Lookup NU author(s): Professor Sarah O'Brien
This work is licensed under a Creative Commons Attribution-NonCommercial-NoDerivatives 4.0 International License (CC BY-NC-ND).
Children from low income families are at greater risk of poorer health outcomes than their wealthier peers. Hospital admissions for children with gastroenteritis increase as deprivation increases. Noroviruses are responsible for 47–96% of outbreaks of acute paediatric gastroenteritis, and 5–36% of sporadic cases worldwide. However, evidence on the relationship between family income and childhood exposure to norovirus is still limited, with published studies pointing to conflicting results. This study explored the relationship between family income and early childhood exposure to norovirus in the United Kingdom using data from the Millennium Cohort Study linked to serological data. Exposure to norovirus was measured by the level of human norovirus-specific antibodies (titres) obtained from oral fluid samples collected from 5962 pre-school age UK children and tested for Norovirus-specific Immunoglobulin G (IgG). Multivariable linear and quantile regression analyses were conducted to investigate the extent to which family income was associated with child norovirus exposure, and to explore the potential mechanisms through which income might translate into norovirus exposure. Higher norovirus-specific IgG titres were associated with higher family income, but the relationship weakened after controlling for potential mediating factors, mainly increased opportunities for person-to-person contacts, such as formal childcare arrangements. This study provides novel evidence that can help inform and prioritise policy interventions (e.g. vaccination) and health promotion programmes to reduce child health inequalities in the area of gastrointestinal infections.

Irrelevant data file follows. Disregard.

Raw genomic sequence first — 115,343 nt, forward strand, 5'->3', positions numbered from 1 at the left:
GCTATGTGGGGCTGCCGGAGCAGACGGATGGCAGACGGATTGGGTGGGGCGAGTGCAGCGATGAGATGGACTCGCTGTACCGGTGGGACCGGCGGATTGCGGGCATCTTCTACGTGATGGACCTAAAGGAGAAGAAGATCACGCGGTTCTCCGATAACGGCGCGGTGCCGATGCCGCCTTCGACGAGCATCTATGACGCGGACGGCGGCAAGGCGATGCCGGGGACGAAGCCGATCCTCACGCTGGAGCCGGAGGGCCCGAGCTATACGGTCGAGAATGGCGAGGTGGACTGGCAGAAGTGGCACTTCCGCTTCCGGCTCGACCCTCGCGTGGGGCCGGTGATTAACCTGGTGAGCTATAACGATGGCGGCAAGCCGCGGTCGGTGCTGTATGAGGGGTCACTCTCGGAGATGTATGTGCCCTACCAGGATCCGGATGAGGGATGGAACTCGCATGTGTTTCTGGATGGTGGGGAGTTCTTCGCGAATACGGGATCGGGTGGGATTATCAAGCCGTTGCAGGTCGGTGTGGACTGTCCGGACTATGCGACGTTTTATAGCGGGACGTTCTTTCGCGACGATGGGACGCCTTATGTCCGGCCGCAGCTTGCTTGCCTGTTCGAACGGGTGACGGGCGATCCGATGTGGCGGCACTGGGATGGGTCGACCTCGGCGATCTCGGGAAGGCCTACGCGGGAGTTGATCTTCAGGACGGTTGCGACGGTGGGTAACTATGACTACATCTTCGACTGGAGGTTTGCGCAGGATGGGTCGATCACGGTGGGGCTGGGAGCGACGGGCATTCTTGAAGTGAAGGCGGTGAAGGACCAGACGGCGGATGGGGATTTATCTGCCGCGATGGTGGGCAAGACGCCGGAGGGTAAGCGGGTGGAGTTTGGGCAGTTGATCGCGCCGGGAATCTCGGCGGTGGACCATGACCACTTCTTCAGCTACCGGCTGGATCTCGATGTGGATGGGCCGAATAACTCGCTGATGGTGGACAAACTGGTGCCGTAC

Author(s): Violato M, Taylor-Robinson DC, Hungerford DJ, Gray A, O'Brien S, Iturriza-Gomara M
Publication type: Article
Publication status: Published
Journal: SSM - Population Health
Print publication date: 01/08/2019
Online publication date: 03/07/2019
Acceptance date: 30/06/2019
ISSN (electronic): 2352-8273
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